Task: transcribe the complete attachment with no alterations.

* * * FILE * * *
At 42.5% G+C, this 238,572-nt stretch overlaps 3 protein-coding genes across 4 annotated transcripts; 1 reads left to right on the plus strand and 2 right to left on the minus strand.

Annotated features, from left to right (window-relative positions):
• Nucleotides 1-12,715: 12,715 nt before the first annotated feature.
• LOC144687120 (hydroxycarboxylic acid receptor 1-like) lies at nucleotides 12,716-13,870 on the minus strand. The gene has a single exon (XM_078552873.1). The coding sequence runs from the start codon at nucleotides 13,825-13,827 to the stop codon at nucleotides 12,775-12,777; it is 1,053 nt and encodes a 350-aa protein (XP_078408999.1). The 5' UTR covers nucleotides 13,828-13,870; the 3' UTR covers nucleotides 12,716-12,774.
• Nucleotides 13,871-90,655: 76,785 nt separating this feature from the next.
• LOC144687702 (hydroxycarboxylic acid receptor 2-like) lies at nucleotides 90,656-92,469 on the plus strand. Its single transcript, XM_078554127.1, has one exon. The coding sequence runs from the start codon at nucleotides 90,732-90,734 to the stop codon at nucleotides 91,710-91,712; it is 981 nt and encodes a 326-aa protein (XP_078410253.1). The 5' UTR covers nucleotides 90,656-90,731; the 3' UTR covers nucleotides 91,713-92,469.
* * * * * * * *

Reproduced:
At 42.5% G+C, this 238,572-nt stretch overlaps 3 protein-coding genes across 4 annotated transcripts; 1 reads left to right on the plus strand and 2 right to left on the minus strand.

Annotated features, from left to right (window-relative positions):
• Nucleotides 1-12,715: 12,715 nt before the first annotated feature.
• LOC144687120 (hydroxycarboxylic acid receptor 1-like) lies at nucleotides 12,716-13,870 on the minus strand. The gene has a single exon (XM_078552873.1). The coding sequence runs from the start codon at nucleotides 13,825-13,827 to the stop codon at nucleotides 12,775-12,777; it is 1,053 nt and encodes a 350-aa protein (XP_078408999.1). The 5' UTR covers nucleotides 13,828-13,870; the 3' UTR covers nucleotides 12,716-12,774.
• Nucleotides 13,871-90,655: 76,785 nt separating this feature from the next.
• LOC144687702 (hydroxycarboxylic acid receptor 2-like) lies at nucleotides 90,656-92,469 on the plus strand. Its single transcript, XM_078554127.1, has one exon. The coding sequence runs from the start codon at nucleotides 90,732-90,734 to the stop codon at nucleotides 91,710-91,712; it is 981 nt and encodes a 326-aa protein (XP_078410253.1). The 5' UTR covers nucleotides 90,656-90,731; the 3' UTR covers nucleotides 91,713-92,469.